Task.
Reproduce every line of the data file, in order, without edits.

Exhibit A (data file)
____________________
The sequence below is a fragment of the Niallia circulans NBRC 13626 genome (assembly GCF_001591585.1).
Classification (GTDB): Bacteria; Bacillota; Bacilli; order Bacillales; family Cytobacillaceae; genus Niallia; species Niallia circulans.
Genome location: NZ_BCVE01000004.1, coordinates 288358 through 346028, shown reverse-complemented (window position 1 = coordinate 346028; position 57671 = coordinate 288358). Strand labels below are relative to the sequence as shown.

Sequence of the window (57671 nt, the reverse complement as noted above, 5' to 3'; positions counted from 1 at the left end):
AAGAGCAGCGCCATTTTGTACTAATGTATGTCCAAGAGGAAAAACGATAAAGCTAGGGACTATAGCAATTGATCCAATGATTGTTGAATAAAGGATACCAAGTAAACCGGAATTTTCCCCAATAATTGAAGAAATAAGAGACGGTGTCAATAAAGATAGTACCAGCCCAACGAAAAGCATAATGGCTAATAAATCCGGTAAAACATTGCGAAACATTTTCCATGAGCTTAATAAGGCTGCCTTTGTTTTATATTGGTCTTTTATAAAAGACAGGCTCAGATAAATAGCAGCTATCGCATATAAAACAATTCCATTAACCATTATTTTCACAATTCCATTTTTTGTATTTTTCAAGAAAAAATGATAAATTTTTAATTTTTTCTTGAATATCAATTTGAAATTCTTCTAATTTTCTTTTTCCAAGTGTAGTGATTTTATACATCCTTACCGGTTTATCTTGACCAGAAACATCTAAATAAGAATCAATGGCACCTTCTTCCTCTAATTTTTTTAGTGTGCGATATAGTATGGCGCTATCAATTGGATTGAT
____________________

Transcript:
The sequence below is a fragment of the Niallia circulans NBRC 13626 genome (assembly GCF_001591585.1).
Classification (GTDB): Bacteria; Bacillota; Bacilli; order Bacillales; family Cytobacillaceae; genus Niallia; species Niallia circulans.
Genome location: NZ_BCVE01000004.1, coordinates 288358 through 346028, shown reverse-complemented (window position 1 = coordinate 346028; position 57671 = coordinate 288358). Strand labels below are relative to the sequence as shown.

Sequence of the window (57671 nt, the reverse complement as noted above, 5' to 3'; positions counted from 1 at the left end):
AAGAGCAGCGCCATTTTGTACTAATGTATGTCCAAGAGGAAAAACGATAAAGCTAGGGACTATAGCAATTGATCCAATGATTGTTGAATAAAGGATACCAAGTAAACCGGAATTTTCCCCAATAATTGAAGAAATAAGAGACGGTGTCAATAAAGATAGTACCAGCCCAACGAAAAGCATAATGGCTAATAAATCCGGTAAAACATTGCGAAACATTTTCCATGAGCTTAATAAGGCTGCCTTTGTTTTATATTGGTCTTTTATAAAAGACAGGCTCAGATAAATAGCAGCTATCGCATATAAAACAATTCCATTAACCATTATTTTCACAATTCCATTTTTTGTATTTTTCAAGAAAAAATGATAAATTTTTAATTTTTTCTTGAATATCAATTTGAAATTCTTCTAATTTTCTTTTTCCAAGTGTAGTGATTTTATACATCCTTACCGGTTTATCTTGACCAGAAACATCTAAATAAGAATCAATGGCACCTTCTTCCTCTAATTTTTTTAGTGTGCGATATAGTATGGCGCTATCAATTGGATTGAT